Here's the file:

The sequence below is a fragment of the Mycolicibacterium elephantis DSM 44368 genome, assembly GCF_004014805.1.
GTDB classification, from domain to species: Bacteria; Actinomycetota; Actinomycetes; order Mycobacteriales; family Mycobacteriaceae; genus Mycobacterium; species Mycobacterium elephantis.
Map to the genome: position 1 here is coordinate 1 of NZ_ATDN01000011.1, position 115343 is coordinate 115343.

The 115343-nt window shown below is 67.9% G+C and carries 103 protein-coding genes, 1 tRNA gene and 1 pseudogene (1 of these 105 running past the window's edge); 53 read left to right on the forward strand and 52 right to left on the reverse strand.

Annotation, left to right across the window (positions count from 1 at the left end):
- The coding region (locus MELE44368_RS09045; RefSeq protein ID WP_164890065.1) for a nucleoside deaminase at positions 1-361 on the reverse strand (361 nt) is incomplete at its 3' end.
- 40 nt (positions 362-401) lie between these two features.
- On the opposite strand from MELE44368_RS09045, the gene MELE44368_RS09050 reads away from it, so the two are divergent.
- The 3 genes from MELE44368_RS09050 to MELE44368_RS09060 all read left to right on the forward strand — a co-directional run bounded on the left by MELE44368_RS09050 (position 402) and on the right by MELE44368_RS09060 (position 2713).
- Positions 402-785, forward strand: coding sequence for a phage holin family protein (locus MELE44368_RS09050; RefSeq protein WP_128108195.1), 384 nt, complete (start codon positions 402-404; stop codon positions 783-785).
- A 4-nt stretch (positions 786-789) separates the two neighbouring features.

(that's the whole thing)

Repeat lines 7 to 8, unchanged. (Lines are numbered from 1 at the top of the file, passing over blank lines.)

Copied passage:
- 40 nt (positions 362-401) lie between these two features.
- On the opposite strand from MELE44368_RS09045, the gene MELE44368_RS09050 reads away from it, so the two are divergent.